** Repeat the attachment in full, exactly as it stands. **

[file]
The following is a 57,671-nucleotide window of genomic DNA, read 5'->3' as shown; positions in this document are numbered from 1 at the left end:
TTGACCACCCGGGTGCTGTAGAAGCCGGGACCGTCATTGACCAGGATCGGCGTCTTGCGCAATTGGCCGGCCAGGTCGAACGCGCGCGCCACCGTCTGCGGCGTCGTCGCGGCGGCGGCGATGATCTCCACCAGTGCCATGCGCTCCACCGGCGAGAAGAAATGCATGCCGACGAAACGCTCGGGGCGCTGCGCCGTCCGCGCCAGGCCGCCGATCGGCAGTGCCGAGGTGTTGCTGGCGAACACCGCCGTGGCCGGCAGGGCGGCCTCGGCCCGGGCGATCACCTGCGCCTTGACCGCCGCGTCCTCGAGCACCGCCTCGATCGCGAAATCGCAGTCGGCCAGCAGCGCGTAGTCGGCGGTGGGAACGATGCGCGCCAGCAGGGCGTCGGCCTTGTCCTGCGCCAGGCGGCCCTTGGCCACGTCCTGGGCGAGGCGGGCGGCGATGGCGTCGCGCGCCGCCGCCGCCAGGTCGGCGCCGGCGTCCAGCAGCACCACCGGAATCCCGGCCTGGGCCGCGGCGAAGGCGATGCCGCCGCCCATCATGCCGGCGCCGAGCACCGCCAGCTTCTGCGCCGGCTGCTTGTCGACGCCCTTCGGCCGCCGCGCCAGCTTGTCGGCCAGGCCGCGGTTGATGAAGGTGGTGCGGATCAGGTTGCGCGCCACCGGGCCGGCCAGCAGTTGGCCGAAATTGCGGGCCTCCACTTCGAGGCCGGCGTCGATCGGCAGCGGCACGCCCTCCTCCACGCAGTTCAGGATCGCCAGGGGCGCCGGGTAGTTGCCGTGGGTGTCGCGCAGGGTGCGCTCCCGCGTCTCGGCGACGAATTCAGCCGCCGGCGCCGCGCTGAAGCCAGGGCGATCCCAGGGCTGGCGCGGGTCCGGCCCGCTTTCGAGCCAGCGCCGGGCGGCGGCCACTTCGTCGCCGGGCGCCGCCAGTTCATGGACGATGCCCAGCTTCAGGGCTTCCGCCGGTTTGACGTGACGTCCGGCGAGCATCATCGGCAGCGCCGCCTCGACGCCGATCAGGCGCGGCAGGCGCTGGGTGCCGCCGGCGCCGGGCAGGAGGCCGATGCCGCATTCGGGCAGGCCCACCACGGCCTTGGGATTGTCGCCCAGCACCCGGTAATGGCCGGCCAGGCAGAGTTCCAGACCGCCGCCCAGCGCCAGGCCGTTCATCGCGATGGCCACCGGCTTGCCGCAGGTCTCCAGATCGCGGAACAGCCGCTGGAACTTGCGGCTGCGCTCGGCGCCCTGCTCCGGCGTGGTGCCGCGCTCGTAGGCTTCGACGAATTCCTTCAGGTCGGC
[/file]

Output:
The following is a 57,671-nucleotide window of genomic DNA, read 5'->3' as shown; positions in this document are numbered from 1 at the left end:
TTGACCACCCGGGTGCTGTAGAAGCCGGGACCGTCATTGACCAGGATCGGCGTCTTGCGCAATTGGCCGGCCAGGTCGAACGCGCGCGCCACCGTCTGCGGCGTCGTCGCGGCGGCGGCGATGATCTCCACCAGTGCCATGCGCTCCACCGGCGAGAAGAAATGCATGCCGACGAAACGCTCGGGGCGCTGCGCCGTCCGCGCCAGGCCGCCGATCGGCAGTGCCGAGGTGTTGCTGGCGAACACCGCCGTGGCCGGCAGGGCGGCCTCGGCCCGGGCGATCACCTGCGCCTTGACCGCCGCGTCCTCGAGCACCGCCTCGATCGCGAAATCGCAGTCGGCCAGCAGCGCGTAGTCGGCGGTGGGAACGATGCGCGCCAGCAGGGCGTCGGCCTTGTCCTGCGCCAGGCGGCCCTTGGCCACGTCCTGGGCGAGGCGGGCGGCGATGGCGTCGCGCGCCGCCGCCGCCAGGTCGGCGCCGGCGTCCAGCAGCACCACCGGAATCCCGGCCTGGGCCGCGGCGAAGGCGATGCCGCCGCCCATCATGCCGGCGCCGAGCACCGCCAGCTTCTGCGCCGGCTGCTTGTCGACGCCCTTCGGCCGCCGCGCCAGCTTGTCGGCCAGGCCGCGGTTGATGAAGGTGGTGCGGATCAGGTTGCGCGCCACCGGGCCGGCCAGCAGTTGGCCGAAATTGCGGGCCTCCACTTCGAGGCCGGCGTCGATCGGCAGCGGCACGCCCTCCTCCACGCAGTTCAGGATCGCCAGGGGCGCCGGGTAGTTGCCGTGGGTGTCGCGCAGGGTGCGCTCCCGCGTCTCGGCGACGAATTCAGCCGCCGGCGCCGCGCTGAAGCCAGGGCGATCCCAGGGCTGGCGCGGGTCCGGCCCGCTTTCGAGCCAGCGCCGGGCGGCGGCCACTTCGTCGCCGGGCGCCGCCAGTTCATGGACGATGCCCAGCTTCAGGGCTTCCGCCGGTTTGACGTGACGTCCGGCGAGCATCATCGGCAGCGCCGCCTCGACGCCGATCAGGCGCGGCAGGCGCTGGGTGCCGCCGGCGCCGGGCAGGAGGCCGATGCCGCATTCGGGCAGGCCCACCACGGCCTTGGGATTGTCGCCCAGCACCCGGTAATGGCCGGCCAGGCAGAGTTCCAGACCGCCGCCCAGCGCCAGGCCGTTCATCGCGATGGCCACCGGCTTGCCGCAGGTCTCCAGATCGCGGAACAGCCGCTGGAACTTGCGGCTGCGCTCGGCGCCCTGCTCCGGCGTGGTGCCGCGCTCGTAGGCTTCGACGAATTCCTTCAGGTCGGC